Deprogramming the Bush Cult: Understanding 9/11 Anxiety & Avoiding a National 'Jonestown'
In "Apocalypse of Coercion" (Global Outlook #11, June 2006), I used Douglas Rushkoff's landmark book Coercion as a touchstone for understanding 9/11 as a psychological warfare operation. Rushkoff's well-researched insights into the mind-control techniques of car salesmen, spin doctors, cult leaders, and CIA psych-war specialists explain how 9/11 was designed as a war-triggering "New Pearl Harbor." In the follow-up article "Deprogramming the Bush Cult" I use Marc Galanter's analysis of how cults control their followers to argue that the 9/11 psy-op created a "Bush Cult" of war fever, pseudo-patriotism, and unquestioning compliance with increasingly insane leadership.
My conclusion is that if we are to avoid a national Jonestown, we must understand and expose the way anxiety-induction followed by anxiety-reduction has been used to establish cult-like control of the American people during the 9/11-initiated "war on terror."
Deprogramming the 'Bush Cult': Understanding 9/11 Anxiety and Avoiding a National Jonestown
By Kevin Barrett, http://mujca.com
In "Apocalypse of Coercion" (Global Outlook #11, June 2006) I used Douglas Rushkoff's landmark book Coercion as a touchstone for understanding 9/11 as a psychological warfare operation. Rushkoff's well-researched insights into the
mind-control techniques of car salesmen, spin doctors, cult leaders, and CIA psych-war specialists explain how 9/11 was designed as a war-triggering "New Pearl Harbor." In the follow-up article "Deprogramming the Bush Cult" I use Marc
Galanter's analysis of how cults control their followers to argue that the 9/11 psy-op created a "Bush Cult" of war fever, pseudo-patriotism, and unquestioning compliance with increasingly insane leadership. My conclusion is that if we are to avoid a national Jonestown, we must understand and expose the way anxiety-induction followed by anxiety-reduction has been used to establish cult-like control of the American people during the 9/11-initiated "war on terror."
Public radio presents itself as a harbor of calm and pure sweet reason, a haven from the stormy, polluted seas of commercial radio. Its announcers speak in somnolently mellifluous brown-corduroy voices, and its music tends toward the alpha-brainwave easy-listening end of the classical repertoire.
Bringing up such a disreputable, anxiety-provoking topic as 9/11 truth on our mellowly respectable public airwaves may seem cruel and unusual. Indeed, I feel an odd mixture of pity and sadistic glee every time I do it. The announcer's voice usually speeds up and jumps an octave or two as it seeks a quick escape from the source of anxiety—me.
If calling in with 9/11 truth is like shaking the announcer's hand with a joy buzzer, getting them to do a whole show on the subject is more like subjecting the announcer to a full-scale CIA interrogation. I well remember the discomfiture in the voice of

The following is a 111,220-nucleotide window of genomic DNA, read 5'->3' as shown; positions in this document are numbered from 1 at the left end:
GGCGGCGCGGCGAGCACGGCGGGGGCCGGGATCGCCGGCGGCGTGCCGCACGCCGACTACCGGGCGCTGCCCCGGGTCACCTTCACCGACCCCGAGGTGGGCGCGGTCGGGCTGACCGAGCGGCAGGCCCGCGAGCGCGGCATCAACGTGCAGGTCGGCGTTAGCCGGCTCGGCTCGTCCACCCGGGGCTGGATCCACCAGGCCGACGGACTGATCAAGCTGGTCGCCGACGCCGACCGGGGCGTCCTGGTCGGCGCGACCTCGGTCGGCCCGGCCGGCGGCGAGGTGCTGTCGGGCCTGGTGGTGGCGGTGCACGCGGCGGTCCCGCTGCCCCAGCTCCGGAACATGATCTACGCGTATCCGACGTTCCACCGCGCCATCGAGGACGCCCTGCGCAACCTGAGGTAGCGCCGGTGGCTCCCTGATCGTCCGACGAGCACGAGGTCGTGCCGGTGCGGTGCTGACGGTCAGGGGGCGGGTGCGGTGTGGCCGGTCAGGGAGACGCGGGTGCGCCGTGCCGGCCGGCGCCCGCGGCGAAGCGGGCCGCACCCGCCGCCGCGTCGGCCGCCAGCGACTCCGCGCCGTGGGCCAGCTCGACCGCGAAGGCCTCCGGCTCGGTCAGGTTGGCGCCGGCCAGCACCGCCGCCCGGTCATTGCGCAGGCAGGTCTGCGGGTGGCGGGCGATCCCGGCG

Wisconsin Public Radio host Ben Merens as he responded to David Griffin, "You actually believe the Bush Administration carried out the attacks?" Another WPR host, Joy Cardin, suffered an hour-long constricted larynx during her May 1st, 2006 interview with hardcore 9/11 truth speaker Morgan Reynolds. The following week she sounded so relieved I was afraid she might have an on-air orgasm during her obligatory counter-interview with a "why 'conspiracy theorists' believe such crazy things" sound-bite spewer.
My own "Eureka moment" for understanding 9/11 anxiety came during a private telephone conversation with one of my favorite public radio personalities, Jean Feraca. After a brief discussion of my view of 9/11, Jean's lively, lovely, eternally-curious voice sounded increasingly strained, pained, almost depressed. Finally she blurted out: "If you really believe that, why don't you leave the country?"
The last person I would expect to hear utter a mindless "America—love it or leave it" primate grunt is Jean Feracca. Fox News, sure. But Jean? Doesn't she understand that we 9/11 truth activists love America too much to leave her? Walking out on America after 9/11 would be like leaving a family member who has been shot by a mugger to die slowly on the sidewalk.
Jean Feraca's "love it or leave it" blurt-out helped me understand what 9/11 anxiety can do to otherwise thoughtful, cultivated, cosmopolitan people. It underlined for me the key role of the cycle of anxiety-induction followed by anxiety-reduction in the 9/11 psy-op and the mind-control regime that followed.
Marc Galanter's book Cults (NY: Oxford UP, 1989) explains how it works. Galanter, an NYU professor of psychiatry, spent fifteen years researching cults, from Rev. Moon's Unification Church to Jim Jones' People's Temple. As a relatively sympathetic observer, he was allowed free access to Unification Church members and recruits, while also studying the Church's detractors and deprogrammers, as well as other cult-like groups such as Alcoholics Anonymous.
Galanter discovered that all such groups work on the same basic principle: anxiety. The target individual is drawn into the cult because it offers relief from anxiety. The mechanisms of anxiety-relief include absolute faith in the group's leadership and ideology; group cohesion and the feeling of love and fellowship that follows from sharing this faith with others; and altered-consciousness exercises that relieve the anxieties of ordinary consciousness.